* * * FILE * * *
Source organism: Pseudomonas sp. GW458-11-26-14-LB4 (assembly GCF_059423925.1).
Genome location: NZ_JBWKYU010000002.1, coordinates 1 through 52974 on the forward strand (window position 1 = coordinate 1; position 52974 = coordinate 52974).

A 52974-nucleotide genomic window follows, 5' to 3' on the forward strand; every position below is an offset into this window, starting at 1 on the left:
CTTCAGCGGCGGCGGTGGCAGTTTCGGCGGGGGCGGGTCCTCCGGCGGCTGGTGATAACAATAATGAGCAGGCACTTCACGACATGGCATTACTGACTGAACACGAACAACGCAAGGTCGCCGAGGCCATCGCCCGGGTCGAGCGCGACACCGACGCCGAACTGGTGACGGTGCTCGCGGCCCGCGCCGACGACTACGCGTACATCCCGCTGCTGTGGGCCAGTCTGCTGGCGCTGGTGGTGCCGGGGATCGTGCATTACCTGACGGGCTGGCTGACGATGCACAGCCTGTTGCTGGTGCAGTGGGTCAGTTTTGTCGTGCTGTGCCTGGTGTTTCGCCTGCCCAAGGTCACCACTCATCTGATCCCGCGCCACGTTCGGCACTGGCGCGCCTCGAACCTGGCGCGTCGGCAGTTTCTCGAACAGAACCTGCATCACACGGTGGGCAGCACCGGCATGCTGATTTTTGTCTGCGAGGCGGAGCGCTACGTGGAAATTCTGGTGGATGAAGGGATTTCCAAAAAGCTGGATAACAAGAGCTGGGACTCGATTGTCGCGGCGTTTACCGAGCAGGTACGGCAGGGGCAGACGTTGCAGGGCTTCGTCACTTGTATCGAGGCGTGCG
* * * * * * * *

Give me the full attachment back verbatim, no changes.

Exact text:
Source organism: Pseudomonas sp. GW458-11-26-14-LB4 (assembly GCF_059423925.1).
Genome location: NZ_JBWKYU010000002.1, coordinates 1 through 52974 on the forward strand (window position 1 = coordinate 1; position 52974 = coordinate 52974).

A 52974-nucleotide genomic window follows, 5' to 3' on the forward strand; every position below is an offset into this window, starting at 1 on the left:
CTTCAGCGGCGGCGGTGGCAGTTTCGGCGGGGGCGGGTCCTCCGGCGGCTGGTGATAACAATAATGAGCAGGCACTTCACGACATGGCATTACTGACTGAACACGAACAACGCAAGGTCGCCGAGGCCATCGCCCGGGTCGAGCGCGACACCGACGCCGAACTGGTGACGGTGCTCGCGGCCCGCGCCGACGACTACGCGTACATCCCGCTGCTGTGGGCCAGTCTGCTGGCGCTGGTGGTGCCGGGGATCGTGCATTACCTGACGGGCTGGCTGACGATGCACAGCCTGTTGCTGGTGCAGTGGGTCAGTTTTGTCGTGCTGTGCCTGGTGTTTCGCCTGCCCAAGGTCACCACTCATCTGATCCCGCGCCACGTTCGGCACTGGCGCGCCTCGAACCTGGCGCGTCGGCAGTTTCTCGAACAGAACCTGCATCACACGGTGGGCAGCACCGGCATGCTGATTTTTGTCTGCGAGGCGGAGCGCTACGTGGAAATTCTGGTGGATGAAGGGATTTCCAAAAAGCTGGATAACAAGAGCTGGGACTCGATTGTCGCGGCGTTTACCGAGCAGGTACGGCAGGGGCAGACGTTGCAGGGCTTCGTCACTTGTATCGAGGCGTGCG